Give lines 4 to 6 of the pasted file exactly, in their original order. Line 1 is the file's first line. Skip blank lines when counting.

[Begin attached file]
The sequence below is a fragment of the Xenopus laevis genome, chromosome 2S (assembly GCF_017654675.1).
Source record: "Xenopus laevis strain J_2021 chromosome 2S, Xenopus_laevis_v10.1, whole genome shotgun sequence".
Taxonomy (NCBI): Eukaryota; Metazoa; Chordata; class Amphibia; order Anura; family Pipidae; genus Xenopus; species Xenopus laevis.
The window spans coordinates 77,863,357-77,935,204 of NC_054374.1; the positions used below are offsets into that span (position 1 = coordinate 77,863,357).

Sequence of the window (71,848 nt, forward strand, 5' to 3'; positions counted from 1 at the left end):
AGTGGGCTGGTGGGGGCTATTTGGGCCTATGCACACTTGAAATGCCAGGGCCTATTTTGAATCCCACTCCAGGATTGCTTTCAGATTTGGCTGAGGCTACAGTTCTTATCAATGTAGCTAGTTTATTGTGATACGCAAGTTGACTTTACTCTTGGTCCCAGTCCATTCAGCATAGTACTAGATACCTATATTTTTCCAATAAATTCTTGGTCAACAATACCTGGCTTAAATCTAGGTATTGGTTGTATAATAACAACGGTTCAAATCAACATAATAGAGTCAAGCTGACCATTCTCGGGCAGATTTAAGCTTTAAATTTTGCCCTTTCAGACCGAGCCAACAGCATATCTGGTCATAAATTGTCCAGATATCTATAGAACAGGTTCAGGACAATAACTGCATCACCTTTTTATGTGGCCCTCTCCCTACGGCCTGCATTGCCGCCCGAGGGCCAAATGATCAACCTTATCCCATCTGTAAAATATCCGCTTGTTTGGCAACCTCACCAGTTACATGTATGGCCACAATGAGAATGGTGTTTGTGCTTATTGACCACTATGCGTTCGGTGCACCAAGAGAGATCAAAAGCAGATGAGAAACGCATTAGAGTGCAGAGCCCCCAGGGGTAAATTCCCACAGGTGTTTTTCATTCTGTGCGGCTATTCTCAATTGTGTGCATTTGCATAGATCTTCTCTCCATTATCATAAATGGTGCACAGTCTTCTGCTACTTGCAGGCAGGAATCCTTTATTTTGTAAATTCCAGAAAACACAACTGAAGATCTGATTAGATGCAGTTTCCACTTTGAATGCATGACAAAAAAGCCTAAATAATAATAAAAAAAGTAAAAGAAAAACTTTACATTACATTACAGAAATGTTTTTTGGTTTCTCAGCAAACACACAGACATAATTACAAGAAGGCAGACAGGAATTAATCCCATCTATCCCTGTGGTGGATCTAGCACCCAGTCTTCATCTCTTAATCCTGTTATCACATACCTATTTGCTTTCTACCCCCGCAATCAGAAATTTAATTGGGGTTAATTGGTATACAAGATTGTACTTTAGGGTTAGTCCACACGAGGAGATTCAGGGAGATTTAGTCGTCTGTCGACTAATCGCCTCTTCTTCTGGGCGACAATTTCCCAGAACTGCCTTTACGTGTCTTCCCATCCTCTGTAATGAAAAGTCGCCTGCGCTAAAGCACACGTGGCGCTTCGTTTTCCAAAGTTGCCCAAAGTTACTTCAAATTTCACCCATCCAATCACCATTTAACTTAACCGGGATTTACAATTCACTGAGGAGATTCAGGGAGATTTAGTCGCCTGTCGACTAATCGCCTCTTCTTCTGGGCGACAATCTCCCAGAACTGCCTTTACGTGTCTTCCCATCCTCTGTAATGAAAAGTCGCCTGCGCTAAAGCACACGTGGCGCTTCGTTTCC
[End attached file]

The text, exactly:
The window spans coordinates 77,863,357-77,935,204 of NC_054374.1; the positions used below are offsets into that span (position 1 = coordinate 77,863,357).

Sequence of the window (71,848 nt, forward strand, 5' to 3'; positions counted from 1 at the left end):
AGTGGGCTGGTGGGGGCTATTTGGGCCTATGCACACTTGAAATGCCAGGGCCTATTTTGAATCCCACTCCAGGATTGCTTTCAGATTTGGCTGAGGCTACAGTTCTTATCAATGTAGCTAGTTTATTGTGATACGCAAGTTGACTTTACTCTTGGTCCCAGTCCATTCAGCATAGTACTAGATACCTATATTTTTCCAATAAATTCTTGGTCAACAATACCTGGCTTAAATCTAGGTATTGGTTGTATAATAACAACGGTTCAAATCAACATAATAGAGTCAAGCTGACCATTCTCGGGCAGATTTAAGCTTTAAATTTTGCCCTTTCAGACCGAGCCAACAGCATATCTGGTCATAAATTGTCCAGATATCTATAGAACAGGTTCAGGACAATAACTGCATCACCTTTTTATGTGGCCCTCTCCCTACGGCCTGCATTGCCGCCCGAGGGCCAAATGATCAACCTTATCCCATCTGTAAAATATCCGCTTGTTTGGCAACCTCACCAGTTACATGTATGGCCACAATGAGAATGGTGTTTGTGCTTATTGACCACTATGCGTTCGGTGCACCAAGAGAGATCAAAAGCAGATGAGAAACGCATTAGAGTGCAGAGCCCCCAGGGGTAAATTCCCACAGGTGTTTTTCATTCTGTGCGGCTATTCTCAATTGTGTGCATTTGCATAGATCTTCTCTCCATTATCATAAATGGTGCACAGTCTTCTGCTACTTGCAGGCAGGAATCCTTTATTTTGTAAATTCCAGAAAACACAACTGAAGATCTGATTAGATGCAGTTTCCACTTTGAATGCATGACAAAAAAGCCTAAATAATAATAAAAAAAGTAAAAGAAAAACTTTACATTACATTACAGAAATGTTTTTTGGTTTCTCAGCAAACACACAGACATAATTACAAGAAGGCAGACAGGAATTAATCCCATCTATCCCTGTGGTGGATCTAGCACCCAGTCTTCATCTCTTAATCCTGTTATCACATACCTATTTGCTTTCTACCCCCGCAATCAGAAATTTAATTGGGGTTAATTGGTATACAAGATTGTACTTTAGGGTTAGTCCACACGAGGAGATTCAGGGAGATTTAGTCGTCTGTCGACTAATCGCCTCTTCTTCTGGGCGACAATTTCCCAGAACTGCCTTTACGTGTCTTCCCATCCTCTGTAATGAAAAGTCGCCTGCGCTAAAGCACACGTGGCGCTTCGTTTTCCAAAGTTGCCCAAAGTTACTTCAAATTTCACCCATCCAATCACCATTTAACTTAACCGGGATTTACAATTCACTGAGGAGATTCAGGGAGATTTAGTCGCCTGTCGACTAATCGCCTCTTCTTCTGGGCGACAATCTCCCAGAACTGCCTTTACGTGTCTTCCCATCCTCTGTAATGAAAAGTCGCCTGCGCTAAAGCACACGTGGCGCTTCGTTTCC